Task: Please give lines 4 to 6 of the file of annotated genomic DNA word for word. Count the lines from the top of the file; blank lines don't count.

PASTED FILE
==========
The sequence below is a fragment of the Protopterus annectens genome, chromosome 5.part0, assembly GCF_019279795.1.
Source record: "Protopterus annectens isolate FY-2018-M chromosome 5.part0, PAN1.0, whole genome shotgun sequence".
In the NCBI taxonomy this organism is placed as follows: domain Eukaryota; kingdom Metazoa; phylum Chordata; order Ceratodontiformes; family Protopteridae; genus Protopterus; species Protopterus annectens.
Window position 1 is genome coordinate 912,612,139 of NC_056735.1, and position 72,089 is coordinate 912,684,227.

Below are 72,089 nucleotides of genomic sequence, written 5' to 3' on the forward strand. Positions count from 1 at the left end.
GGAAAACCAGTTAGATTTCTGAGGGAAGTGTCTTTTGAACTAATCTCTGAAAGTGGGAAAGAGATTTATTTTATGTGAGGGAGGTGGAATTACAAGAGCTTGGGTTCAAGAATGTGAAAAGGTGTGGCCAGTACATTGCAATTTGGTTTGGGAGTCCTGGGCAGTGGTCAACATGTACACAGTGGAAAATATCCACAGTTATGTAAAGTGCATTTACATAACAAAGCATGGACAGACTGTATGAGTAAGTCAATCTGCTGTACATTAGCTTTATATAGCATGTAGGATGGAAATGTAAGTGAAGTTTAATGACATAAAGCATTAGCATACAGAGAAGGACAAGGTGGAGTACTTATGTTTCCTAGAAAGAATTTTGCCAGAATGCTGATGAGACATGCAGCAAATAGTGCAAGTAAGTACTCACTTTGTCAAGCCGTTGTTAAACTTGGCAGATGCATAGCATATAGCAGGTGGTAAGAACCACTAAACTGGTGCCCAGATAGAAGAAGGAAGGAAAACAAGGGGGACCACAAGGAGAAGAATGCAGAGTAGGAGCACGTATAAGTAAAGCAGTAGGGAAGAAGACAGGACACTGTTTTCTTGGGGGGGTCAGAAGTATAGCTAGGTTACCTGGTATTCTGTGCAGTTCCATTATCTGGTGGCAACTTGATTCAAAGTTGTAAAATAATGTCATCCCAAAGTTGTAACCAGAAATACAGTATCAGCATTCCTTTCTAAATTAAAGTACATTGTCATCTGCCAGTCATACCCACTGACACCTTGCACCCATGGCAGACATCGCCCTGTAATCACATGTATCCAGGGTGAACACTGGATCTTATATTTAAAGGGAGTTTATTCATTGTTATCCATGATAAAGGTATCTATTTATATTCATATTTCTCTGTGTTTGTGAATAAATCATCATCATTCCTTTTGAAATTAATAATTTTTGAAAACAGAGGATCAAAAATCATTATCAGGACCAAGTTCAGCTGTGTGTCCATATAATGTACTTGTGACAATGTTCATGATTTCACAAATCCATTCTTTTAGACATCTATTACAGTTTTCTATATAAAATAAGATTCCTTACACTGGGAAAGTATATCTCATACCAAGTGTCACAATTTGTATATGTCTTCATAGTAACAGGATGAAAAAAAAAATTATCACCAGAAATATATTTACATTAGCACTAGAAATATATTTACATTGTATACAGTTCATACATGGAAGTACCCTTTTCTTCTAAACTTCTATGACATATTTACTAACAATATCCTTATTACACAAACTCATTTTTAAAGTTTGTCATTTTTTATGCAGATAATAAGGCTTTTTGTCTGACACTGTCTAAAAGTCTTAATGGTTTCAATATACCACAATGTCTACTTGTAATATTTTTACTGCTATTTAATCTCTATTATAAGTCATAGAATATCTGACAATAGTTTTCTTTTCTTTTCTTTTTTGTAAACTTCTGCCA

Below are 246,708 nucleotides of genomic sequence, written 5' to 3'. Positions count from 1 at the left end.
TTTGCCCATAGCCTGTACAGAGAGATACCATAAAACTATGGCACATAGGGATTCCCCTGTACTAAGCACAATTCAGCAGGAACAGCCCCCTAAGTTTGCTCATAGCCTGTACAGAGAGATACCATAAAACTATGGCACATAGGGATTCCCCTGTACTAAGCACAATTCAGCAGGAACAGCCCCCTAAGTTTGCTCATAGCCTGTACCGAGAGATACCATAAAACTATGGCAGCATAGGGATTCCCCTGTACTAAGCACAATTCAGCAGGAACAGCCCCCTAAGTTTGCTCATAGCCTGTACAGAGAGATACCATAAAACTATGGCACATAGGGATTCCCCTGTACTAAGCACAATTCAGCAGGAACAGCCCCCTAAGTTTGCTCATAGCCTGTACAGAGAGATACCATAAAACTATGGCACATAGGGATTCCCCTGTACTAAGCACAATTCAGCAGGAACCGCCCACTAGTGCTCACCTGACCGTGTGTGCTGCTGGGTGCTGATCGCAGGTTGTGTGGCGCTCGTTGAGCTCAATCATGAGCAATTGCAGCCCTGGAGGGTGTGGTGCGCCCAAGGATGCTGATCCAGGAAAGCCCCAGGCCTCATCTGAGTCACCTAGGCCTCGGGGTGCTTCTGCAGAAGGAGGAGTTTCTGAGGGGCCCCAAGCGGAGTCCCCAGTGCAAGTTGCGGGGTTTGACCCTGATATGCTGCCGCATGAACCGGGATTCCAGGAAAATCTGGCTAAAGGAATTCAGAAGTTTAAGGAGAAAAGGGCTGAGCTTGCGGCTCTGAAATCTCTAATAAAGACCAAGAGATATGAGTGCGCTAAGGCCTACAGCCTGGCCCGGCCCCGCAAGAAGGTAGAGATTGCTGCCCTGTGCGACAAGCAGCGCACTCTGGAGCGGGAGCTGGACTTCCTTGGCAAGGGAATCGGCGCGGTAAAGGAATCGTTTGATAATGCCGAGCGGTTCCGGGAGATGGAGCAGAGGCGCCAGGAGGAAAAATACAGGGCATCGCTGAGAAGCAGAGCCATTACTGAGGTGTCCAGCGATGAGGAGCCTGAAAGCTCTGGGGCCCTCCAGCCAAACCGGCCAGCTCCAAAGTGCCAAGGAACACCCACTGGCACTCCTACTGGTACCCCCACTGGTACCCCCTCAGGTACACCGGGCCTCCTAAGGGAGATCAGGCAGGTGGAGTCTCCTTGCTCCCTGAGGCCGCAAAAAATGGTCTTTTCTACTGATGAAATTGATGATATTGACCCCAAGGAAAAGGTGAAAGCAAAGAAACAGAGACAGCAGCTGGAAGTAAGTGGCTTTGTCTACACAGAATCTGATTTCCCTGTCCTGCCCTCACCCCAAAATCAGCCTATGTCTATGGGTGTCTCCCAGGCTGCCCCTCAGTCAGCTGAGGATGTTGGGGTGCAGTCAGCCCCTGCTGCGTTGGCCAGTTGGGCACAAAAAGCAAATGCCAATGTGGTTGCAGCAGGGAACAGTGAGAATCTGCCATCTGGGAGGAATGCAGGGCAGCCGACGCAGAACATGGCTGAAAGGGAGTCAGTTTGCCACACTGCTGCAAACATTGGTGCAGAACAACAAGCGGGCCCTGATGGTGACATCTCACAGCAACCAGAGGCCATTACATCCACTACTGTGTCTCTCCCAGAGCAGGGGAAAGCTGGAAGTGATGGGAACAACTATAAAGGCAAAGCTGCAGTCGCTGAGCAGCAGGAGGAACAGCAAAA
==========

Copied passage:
Window position 1 is genome coordinate 912,612,139 of NC_056735.1, and position 72,089 is coordinate 912,684,227.

Below are 72,089 nucleotides of genomic sequence, written 5' to 3' on the forward strand. Positions count from 1 at the left end.
GGAAAACCAGTTAGATTTCTGAGGGAAGTGTCTTTTGAACTAATCTCTGAAAGTGGGAAAGAGATTTATTTTATGTGAGGGAGGTGGAATTACAAGAGCTTGGGTTCAAGAATGTGAAAAGGTGTGGCCAGTACATTGCAATTTGGTTTGGGAGTCCTGGGCAGTGGTCAACATGTACACAGTGGAAAATATCCACAGTTATGTAAAGTGCATTTACATAACAAAGCATGGACAGACTGTATGAGTAAGTCAATCTGCTGTACATTAGCTTTATATAGCATGTAGGATGGAAATGTAAGTGAAGTTTAATGACATAAAGCATTAGCATACAGAGAAGGACAAGGTGGAGTACTTATGTTTCCTAGAAAGAATTTTGCCAGAATGCTGATGAGACATGCAGCAAATAGTGCAAGTAAGTACTCACTTTGTCAAGCCGTTGTTAAACTTGGCAGATGCATAGCATATAGCAGGTGGTAAGAACCACTAAACTGGTGCCCAGATAGAAGAAGGAAGGAAAACAAGGGGGACCACAAGGAGAAGAATGCAGAGTAGGAGCACGTATAAGTAAAGCAGTAGGGAAGAAGACAGGACACTGTTTTCTTGGGGGGGTCAGAAGTATAGCTAGGTTACCTGGTATTCTGTGCAGTTCCATTATCTGGTGGCAACTTGATTCAAAGTTGTAAAATAATGTCATCCCAAAGTTGTAACCAGAAATACAGTATCAGCATTCCTTTCTAAATTAAAGTACATTGTCATCTGCCAGTCATACCCACTGACACCTTGCACCCATGGCAGACATCGCCCTGTAATCACATGTATCCAGGGTGAACACTGGATCTTATATTTAAAGGGAGTTTATTCATTGTTATCCATGATAAAGGTATCTATTTATATTCATATTTCTCTGTGTTTGTGAATAAATCATCATCATTCCTTTTGAAATTAATAATTTTTGAAAACAGAGGATCAAAAATCATTATCAGGACCAAGTTCAGCTGTGTGTCCATATAATGTACTTGTGACAATGTTCATGATTTCACAAATCCATTCTTTTAGACATCTATTACAGTTTTCTATATAAAATAAGATTCCTTACACTGGGAAAGTATATCTCATACCAAGTGTCACAATTTGTATATGTCTTCATAGTAACAGGATGAAAAAAAAAATTATCACCAGAAATATATTTACATTAGCACTAGAAATATATTTACATTGTATACAGTTCATACATGGAAGTACCCTTTTCTTCTAAACTTCTATGACATATTTACTAACAATATCCTTATTACACAAACTCATTTTTAAAGTTTGTCATTTTTTATGCAGATAATAAGGCTTTTTGTCTGACACTGTCTAAAAGTCTTAATGGTTTCAATATACCACAATGTCTACTTGTAATATTTTTACTGCTATTTAATCTCTATTATAAGTCATAGAATATCTGACAATAGTTTTCTTTTCTTTTCTTTTTTGTAAACTTCTGCCA